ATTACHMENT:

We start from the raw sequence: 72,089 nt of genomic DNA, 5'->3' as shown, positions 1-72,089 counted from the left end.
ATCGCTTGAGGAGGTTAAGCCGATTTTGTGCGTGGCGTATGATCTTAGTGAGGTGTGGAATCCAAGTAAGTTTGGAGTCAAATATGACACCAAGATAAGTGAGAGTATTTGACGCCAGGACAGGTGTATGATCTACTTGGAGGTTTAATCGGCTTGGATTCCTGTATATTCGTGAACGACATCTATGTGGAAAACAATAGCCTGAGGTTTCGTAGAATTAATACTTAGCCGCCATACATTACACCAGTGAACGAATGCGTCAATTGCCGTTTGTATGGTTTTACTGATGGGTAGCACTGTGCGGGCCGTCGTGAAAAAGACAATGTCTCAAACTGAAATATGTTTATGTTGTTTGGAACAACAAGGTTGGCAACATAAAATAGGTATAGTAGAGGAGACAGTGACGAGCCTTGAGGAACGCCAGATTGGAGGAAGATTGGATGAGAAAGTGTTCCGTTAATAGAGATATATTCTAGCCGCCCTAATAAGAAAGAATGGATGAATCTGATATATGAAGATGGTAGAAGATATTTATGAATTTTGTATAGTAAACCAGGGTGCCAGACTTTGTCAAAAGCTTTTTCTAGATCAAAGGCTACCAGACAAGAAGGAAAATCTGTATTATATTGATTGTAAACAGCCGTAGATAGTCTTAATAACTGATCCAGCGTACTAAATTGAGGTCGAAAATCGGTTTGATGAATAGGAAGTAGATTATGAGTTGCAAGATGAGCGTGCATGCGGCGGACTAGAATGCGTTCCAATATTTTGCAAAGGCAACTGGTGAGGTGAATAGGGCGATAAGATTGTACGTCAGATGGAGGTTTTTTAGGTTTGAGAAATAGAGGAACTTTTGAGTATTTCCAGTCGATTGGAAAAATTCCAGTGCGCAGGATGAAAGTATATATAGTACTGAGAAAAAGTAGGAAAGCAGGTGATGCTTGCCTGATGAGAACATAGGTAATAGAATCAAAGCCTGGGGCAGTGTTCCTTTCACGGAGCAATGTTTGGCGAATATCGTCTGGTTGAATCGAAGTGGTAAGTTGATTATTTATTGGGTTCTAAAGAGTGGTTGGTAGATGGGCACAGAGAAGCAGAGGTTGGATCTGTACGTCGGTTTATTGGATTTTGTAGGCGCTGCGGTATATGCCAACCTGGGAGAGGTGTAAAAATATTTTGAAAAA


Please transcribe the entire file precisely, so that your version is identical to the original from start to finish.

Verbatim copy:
We start from the raw sequence: 72,089 nt of genomic DNA, 5'->3' as shown, positions 1-72,089 counted from the left end.
ATCGCTTGAGGAGGTTAAGCCGATTTTGTGCGTGGCGTATGATCTTAGTGAGGTGTGGAATCCAAGTAAGTTTGGAGTCAAATATGACACCAAGATAAGTGAGAGTATTTGACGCCAGGACAGGTGTATGATCTACTTGGAGGTTTAATCGGCTTGGATTCCTGTATATTCGTGAACGACATCTATGTGGAAAACAATAGCCTGAGGTTTCGTAGAATTAATACTTAGCCGCCATACATTACACCAGTGAACGAATGCGTCAATTGCCGTTTGTATGGTTTTACTGATGGGTAGCACTGTGCGGGCCGTCGTGAAAAAGACAATGTCTCAAACTGAAATATGTTTATGTTGTTTGGAACAACAAGGTTGGCAACATAAAATAGGTATAGTAGAGGAGACAGTGACGAGCCTTGAGGAACGCCAGATTGGAGGAAGATTGGATGAGAAAGTGTTCCGTTAATAGAGATATATTCTAGCCGCCCTAATAAGAAAGAATGGATGAATCTGATATATGAAGATGGTAGAAGATATTTATGAATTTTGTATAGTAAACCAGGGTGCCAGACTTTGTCAAAAGCTTTTTCTAGATCAAAGGCTACCAGACAAGAAGGAAAATCTGTATTATATTGATTGTAAACAGCCGTAGATAGTCTTAATAACTGATCCAGCGTACTAAATTGAGGTCGAAAATCGGTTTGATGAATAGGAAGTAGATTATGAGTTGCAAGATGAGCGTGCATGCGGCGGACTAGAATGCGTTCCAATATTTTGCAAAGGCAACTGGTGAGGTGAATAGGGCGATAAGATTGTACGTCAGATGGAGGTTTTTTAGGTTTGAGAAATAGAGGAACTTTTGAGTATTTCCAGTCGATTGGAAAAATTCCAGTGCGCAGGATGAAAGTATATATAGTACTGAGAAAAAGTAGGAAAGCAGGTGATGCTTGCCTGATGAGAACATAGGTAATAGAATCAAAGCCTGGGGCAGTGTTCCTTTCACGGAGCAATGTTTGGCGAATATCGTCTGGTTGAATCGAAGTGGTAAGTTGATTATTTATTGGGTTCTAAAGAGTGGTTGGTAGATGGGCACAGAGAAGCAGAGGTTGGATCTGTACGTCGGTTTATTGGATTTTGTAGGCGCTGCGGTATATGCCAACCTGGGAGAGGTGTAAAAATATTTTGAAAAA